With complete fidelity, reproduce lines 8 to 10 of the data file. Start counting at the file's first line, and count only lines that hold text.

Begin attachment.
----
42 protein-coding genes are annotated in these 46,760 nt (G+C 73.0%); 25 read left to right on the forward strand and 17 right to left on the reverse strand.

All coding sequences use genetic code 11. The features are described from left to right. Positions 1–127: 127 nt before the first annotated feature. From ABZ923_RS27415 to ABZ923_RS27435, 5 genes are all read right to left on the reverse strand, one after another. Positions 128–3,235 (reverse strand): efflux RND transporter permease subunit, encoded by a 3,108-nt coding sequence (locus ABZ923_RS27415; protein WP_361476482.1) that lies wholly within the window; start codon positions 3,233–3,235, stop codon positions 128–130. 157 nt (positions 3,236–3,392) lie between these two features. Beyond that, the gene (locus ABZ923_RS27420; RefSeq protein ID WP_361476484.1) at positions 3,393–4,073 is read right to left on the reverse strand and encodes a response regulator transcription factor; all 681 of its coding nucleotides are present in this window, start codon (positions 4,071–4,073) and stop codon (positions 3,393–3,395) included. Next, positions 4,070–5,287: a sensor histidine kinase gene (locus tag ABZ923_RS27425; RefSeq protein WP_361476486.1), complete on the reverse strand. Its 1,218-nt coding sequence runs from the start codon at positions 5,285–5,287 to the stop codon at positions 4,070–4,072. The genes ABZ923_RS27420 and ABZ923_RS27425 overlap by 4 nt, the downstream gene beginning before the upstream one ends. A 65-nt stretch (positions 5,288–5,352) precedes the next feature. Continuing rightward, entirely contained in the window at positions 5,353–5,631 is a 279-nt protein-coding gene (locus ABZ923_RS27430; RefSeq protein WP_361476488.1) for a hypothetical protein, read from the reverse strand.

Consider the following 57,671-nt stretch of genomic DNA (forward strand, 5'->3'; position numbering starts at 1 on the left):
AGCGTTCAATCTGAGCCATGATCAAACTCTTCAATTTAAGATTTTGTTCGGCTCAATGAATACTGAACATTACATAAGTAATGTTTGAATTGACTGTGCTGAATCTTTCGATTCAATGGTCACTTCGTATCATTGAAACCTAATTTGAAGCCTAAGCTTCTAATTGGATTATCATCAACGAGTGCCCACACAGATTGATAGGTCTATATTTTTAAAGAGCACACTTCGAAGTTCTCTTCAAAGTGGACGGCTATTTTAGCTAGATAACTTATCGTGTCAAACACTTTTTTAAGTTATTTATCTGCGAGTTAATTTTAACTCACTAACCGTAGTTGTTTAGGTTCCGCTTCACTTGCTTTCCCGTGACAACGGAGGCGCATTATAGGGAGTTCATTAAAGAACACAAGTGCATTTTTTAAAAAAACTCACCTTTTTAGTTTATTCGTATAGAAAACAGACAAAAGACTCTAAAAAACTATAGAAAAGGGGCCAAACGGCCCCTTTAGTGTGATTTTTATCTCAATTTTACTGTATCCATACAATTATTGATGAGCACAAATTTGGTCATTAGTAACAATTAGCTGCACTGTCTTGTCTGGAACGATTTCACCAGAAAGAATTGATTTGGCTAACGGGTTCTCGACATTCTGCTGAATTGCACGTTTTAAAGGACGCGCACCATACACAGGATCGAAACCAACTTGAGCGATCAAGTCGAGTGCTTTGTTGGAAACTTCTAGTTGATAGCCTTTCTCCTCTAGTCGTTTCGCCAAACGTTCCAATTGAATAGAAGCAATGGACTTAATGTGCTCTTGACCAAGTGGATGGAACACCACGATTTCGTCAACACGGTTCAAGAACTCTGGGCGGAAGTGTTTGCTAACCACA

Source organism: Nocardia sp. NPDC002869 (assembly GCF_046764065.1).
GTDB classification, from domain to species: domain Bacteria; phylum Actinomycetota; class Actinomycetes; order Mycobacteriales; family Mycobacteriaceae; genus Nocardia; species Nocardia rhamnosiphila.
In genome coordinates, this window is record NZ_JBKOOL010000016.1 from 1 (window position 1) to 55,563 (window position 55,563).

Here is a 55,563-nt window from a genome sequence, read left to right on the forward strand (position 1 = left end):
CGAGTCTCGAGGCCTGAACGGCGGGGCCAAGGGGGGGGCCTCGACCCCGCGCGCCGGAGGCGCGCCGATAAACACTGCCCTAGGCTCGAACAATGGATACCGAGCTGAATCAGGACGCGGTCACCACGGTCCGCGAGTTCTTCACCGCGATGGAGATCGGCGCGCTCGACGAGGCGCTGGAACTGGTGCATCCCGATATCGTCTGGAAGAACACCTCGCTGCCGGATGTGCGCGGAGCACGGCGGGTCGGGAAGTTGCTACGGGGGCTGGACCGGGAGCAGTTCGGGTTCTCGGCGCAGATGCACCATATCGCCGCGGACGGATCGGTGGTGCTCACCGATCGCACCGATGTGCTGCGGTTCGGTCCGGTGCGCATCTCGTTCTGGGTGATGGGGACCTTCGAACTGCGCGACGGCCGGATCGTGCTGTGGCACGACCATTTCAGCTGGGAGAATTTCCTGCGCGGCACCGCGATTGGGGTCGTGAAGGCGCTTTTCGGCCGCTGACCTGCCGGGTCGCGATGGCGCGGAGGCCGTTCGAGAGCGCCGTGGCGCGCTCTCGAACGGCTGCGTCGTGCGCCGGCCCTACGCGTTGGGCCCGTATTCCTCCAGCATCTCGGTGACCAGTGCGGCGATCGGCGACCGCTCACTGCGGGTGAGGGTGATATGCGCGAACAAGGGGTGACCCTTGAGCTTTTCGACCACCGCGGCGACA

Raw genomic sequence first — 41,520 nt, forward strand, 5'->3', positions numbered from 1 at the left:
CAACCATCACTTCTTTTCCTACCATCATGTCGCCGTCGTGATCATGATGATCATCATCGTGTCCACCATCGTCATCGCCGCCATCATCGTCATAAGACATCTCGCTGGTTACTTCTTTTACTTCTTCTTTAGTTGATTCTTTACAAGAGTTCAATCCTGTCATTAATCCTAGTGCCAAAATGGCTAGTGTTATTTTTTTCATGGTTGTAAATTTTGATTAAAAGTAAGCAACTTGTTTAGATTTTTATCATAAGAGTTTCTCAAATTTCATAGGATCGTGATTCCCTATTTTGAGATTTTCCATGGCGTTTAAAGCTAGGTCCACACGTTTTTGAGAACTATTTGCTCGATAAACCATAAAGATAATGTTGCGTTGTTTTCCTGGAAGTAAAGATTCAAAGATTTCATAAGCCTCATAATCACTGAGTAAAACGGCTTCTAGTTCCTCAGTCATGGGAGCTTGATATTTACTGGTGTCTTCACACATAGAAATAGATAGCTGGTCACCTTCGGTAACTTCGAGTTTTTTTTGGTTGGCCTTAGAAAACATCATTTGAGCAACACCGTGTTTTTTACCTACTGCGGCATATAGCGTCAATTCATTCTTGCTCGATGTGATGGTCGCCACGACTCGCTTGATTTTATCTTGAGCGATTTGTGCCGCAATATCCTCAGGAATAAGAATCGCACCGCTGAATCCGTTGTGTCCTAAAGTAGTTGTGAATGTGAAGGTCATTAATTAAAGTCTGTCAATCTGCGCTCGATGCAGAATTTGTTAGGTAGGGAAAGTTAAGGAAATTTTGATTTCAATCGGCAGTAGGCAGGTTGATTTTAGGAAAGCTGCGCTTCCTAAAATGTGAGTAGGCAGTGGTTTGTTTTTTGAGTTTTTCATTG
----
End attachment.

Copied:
Here is a 55,563-nt window from a genome sequence, read left to right on the forward strand (position 1 = left end):
CGAGTCTCGAGGCCTGAACGGCGGGGCCAAGGGGGGGGCCTCGACCCCGCGCGCCGGAGGCGCGCCGATAAACACTGCCCTAGGCTCGAACAATGGATACCGAGCTGAATCAGGACGCGGTCACCACGGTCCGCGAGTTCTTCACCGCGATGGAGATCGGCGCGCTCGACGAGGCGCTGGAACTGGTGCATCCCGATATCGTCTGGAAGAACACCTCGCTGCCGGATGTGCGCGGAGCACGGCGGGTCGGGAAGTTGCTACGGGGGCTGGACCGGGAGCAGTTCGGGTTCTCGGCGCAGATGCACCATATCGCCGCGGACGGATCGGTGGTGCTCACCGATCGCACCGATGTGCTGCGGTTCGGTCCGGTGCGCATCTCGTTCTGGGTGATGGGGACCTTCGAACTGCGCGACGGCCGGATCGTGCTGTGGCACGACCATTTCAGCTGGGAGAATTTCCTGCGCGGCACCGCGATTGGGGTCGTGAAGGCGCTTTTCGGCCGCTGACCTGCCGGGTCGCGATGGCGCGGAGGCCGTTCGAGAGCGCCGTGGCGCGCTCTCGAACGGCTGCGTCGTGCGCCGGCCCTACGCGTTGGGCCCGTATTCCTCCAGCATCTCGGTGACCAGTGCGGCGATCGGCGACCGCTCACTGCGGGTGAGGGTGATATGCGCGAACAAGGGGTGACCCTTGAGCTTTTCGACCACCGCGGCGACA

Raw genomic sequence first — 41,520 nt, forward strand, 5'->3', positions numbered from 1 at the left: